Opinion

Deliveries won’t be enough to save SA's ailing restaurant industry

Level 4 of lockdown will see eateries reopen for deliveries only. Chef Liam Tomlin of the acclaimed Chefs Warehouse group tells us why this isn't the lifeline his and other restaurants need

30 April 2020 - 00:00 By liam tomlin and Steve Steinfeld
South Africans will be able to order food for delivery from restaurants as the country moves into level 4 of lockdown on May 1.
South Africans will be able to order food for delivery from restaurants as the country moves into level 4 of lockdown on May 1.
Image: 123RF/warrengoldswain

First, I think it’s important to clarify that I am not saying that the food deliveries allowed during level 4 of lockdown, and the eventual option for customers to collect their own takeaways*, won’t work for everybody. I’m sure these measures will benefit many small businesses in the hospitality industry.

However, when one of the country's biggest restaurant chains, the Spur group, announce that they will not be reopening post lockdown as long as alcohol restrictions and a ban on large gatherings is still in place, it’s clear that the industry is facing problems that require a great deal of forward thinking and planning to rectify. Problems that deliveries and takeaways alone won’t solve.

While the government has announced the different levels by which the country will ease out of lockdown, these were put forward without dates or rules of play. This makes it extremely difficult for those of us in the hospitality industry to know what direction to take.

The business model of the Chefs Warehouse group [which comprises four restaurants in the Western Cape] simply can’t operate within the parameters of the regulations in level 4 of lockdown. 

Deliveries and takeaways are not a consideration, or even an option, as a standalone solution to generate the revenue needed to allow our restaurants to break even, let alone make a profit.

Like Spur and many others, our restaurants were designed (pre-Covid-19) according to a specific concept, targeting a specific market at a specific price point, with a specific number of seats needed to be filled day after day to make them individually viable businesses.

With a delivery or takeaway offering we would have no idea how many orders we’d need to cater for per day — at best it’d be a game of restaurant Russian roulette

On a “normal” daily basis we can accurately predict how many covers we will do and what revenue we will generate, taking into consideration different scenarios such as public and religious holidays, seasonal changes, festivals, no-shows and last-minute cancellations of bookings.

With a delivery or takeaway offering we would have no idea how many orders we’d need to cater for per day — at best it’d be a game of restaurant Russian roulette.

As soon as we turn the key in the front door of our restaurants, the overheads will start accumulating. Rent is a given, then there’s the electricity, gas, water, food costs, refuse removal, insurance, staff costs including their meals, uniforms and laundry, bank fees, insurance, telephone, internet, liquor licence, music licence, professional services and marketing.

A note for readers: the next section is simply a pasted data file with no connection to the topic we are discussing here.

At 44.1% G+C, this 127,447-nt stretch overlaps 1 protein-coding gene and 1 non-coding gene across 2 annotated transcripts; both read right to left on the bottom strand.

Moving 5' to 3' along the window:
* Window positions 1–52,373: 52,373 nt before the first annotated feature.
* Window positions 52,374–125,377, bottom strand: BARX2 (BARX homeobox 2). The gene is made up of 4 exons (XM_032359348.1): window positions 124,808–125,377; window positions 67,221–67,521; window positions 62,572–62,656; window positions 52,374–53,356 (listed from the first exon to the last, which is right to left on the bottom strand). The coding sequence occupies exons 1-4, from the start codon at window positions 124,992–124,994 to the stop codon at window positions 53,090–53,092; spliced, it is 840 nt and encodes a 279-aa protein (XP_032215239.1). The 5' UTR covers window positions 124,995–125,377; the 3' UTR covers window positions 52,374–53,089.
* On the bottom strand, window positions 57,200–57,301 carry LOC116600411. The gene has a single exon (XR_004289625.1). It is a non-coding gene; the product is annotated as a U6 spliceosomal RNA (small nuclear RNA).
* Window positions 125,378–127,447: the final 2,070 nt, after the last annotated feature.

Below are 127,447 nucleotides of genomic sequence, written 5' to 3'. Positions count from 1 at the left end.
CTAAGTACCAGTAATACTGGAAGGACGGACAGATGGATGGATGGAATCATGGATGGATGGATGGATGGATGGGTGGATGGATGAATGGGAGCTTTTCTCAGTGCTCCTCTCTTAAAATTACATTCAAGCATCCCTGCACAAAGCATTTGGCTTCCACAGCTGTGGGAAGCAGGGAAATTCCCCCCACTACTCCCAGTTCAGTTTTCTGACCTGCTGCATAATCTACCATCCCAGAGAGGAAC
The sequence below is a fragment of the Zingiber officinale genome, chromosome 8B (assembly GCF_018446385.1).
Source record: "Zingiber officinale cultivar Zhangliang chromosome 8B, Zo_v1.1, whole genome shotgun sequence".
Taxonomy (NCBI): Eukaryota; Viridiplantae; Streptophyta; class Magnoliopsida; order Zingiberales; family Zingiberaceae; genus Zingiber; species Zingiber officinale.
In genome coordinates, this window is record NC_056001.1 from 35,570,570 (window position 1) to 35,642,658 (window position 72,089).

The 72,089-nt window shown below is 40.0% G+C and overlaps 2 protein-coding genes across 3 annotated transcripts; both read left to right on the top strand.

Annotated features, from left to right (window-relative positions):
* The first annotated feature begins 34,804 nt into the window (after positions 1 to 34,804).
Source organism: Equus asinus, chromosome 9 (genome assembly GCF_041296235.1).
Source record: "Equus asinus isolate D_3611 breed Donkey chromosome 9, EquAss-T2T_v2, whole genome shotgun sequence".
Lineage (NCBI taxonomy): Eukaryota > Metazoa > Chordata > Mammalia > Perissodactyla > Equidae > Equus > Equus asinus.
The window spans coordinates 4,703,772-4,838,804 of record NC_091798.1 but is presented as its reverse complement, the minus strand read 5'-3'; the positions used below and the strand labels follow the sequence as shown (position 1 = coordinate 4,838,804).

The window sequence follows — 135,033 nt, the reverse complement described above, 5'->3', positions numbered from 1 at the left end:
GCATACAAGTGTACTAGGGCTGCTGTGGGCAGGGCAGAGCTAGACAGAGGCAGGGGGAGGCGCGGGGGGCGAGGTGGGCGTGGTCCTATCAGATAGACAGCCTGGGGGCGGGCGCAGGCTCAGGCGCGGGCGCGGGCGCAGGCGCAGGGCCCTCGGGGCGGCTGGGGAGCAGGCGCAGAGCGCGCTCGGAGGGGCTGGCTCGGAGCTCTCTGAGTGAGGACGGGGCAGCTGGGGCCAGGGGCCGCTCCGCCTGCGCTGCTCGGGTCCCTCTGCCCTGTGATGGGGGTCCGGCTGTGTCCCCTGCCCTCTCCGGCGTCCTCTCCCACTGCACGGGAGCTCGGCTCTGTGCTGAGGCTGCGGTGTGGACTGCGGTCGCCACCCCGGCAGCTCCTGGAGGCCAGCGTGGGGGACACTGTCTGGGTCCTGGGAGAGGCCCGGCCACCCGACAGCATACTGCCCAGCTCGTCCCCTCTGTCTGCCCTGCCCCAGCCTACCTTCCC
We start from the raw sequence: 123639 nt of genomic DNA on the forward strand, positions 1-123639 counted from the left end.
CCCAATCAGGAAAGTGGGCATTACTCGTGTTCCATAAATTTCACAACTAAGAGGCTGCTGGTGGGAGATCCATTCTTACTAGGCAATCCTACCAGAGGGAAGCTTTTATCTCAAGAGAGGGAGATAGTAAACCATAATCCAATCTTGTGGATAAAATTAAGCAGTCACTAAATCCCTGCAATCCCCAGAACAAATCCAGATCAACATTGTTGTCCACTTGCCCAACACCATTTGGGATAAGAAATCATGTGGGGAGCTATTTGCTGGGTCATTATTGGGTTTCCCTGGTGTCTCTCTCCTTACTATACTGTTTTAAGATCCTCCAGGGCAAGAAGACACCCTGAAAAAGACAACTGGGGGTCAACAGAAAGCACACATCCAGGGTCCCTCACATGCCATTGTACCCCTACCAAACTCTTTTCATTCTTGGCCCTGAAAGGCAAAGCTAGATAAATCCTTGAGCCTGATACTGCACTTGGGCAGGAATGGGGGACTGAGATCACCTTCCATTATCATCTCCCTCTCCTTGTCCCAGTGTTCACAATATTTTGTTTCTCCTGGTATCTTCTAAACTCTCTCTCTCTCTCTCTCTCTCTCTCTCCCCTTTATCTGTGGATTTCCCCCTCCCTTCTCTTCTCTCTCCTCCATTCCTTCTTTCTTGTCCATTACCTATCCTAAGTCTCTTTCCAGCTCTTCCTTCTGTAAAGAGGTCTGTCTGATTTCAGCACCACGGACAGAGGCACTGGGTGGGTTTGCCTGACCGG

No doubt there'll be a few new overheads for the proposed delivery or takeaway business too — like packaging costs and the expenses related to employing a third-party delivery service.

These delivery services generally take a cut of between 30%-35% of the purchase price of a meal to deliver it only a few blocks away, plus the delivery-person will receive a tip for their trouble. It seems to me such services will be the only ones making any money out of the deal — and without bearing any of the financial risks.

Restaurants in cities like Cape Town operate on tightly controlled margins as it is and the cash flow from deliveries is unlikely to cover a substantial portion of the costs outlined above.

If every restaurant in the city introduces a special takeaway menu, as many will, the competition will be tight. We will be servicing the same limited market but selling our product for 50%-60% less than our normal menu prices, and without the chance to generate the extra revenue that's made by offering sit-down customers a pre-dinner drink, a bottle of wine or a dessert and coffee — yet we’d have the same overheads in place.

To compound matters there will be a curfew from 8pm every evening. That equates to getting last orders into the kitchen by 6pm, with the last delivery going out by 7pm, to allow time for staff to clean down, pack away and still get home safely before the curfew comes into effect.

The government is going to have to do more for the restaurant industry than they are currently doing to help save some of the 800,000 jobs it creates

The government is going to have to do more for the restaurant industry than they are currently doing to help save some of the 800,000 jobs it creates, not to mention all the other industries that depend on us to survive.

Between the restaurants in the Chefs Warehouse group we have more than 100 different suppliers and services that we use on a daily basis, the majority of which will not benefit from us running a delivery or takeaway service.

All said and done, I encourage you to support your favourite eateries' delivery and takeaway offerings, as doing so could make a big difference to the future of those businesses.

However, for Chefs Warehouse group, and many others like us, deliveries and takeaways are not an option, and are unlikely to be the solution required to get the restaurant industry back on its well-worn and blistered feet.

*The collection of takeaways by customers will apparently be allowed from level 3 of lockdown.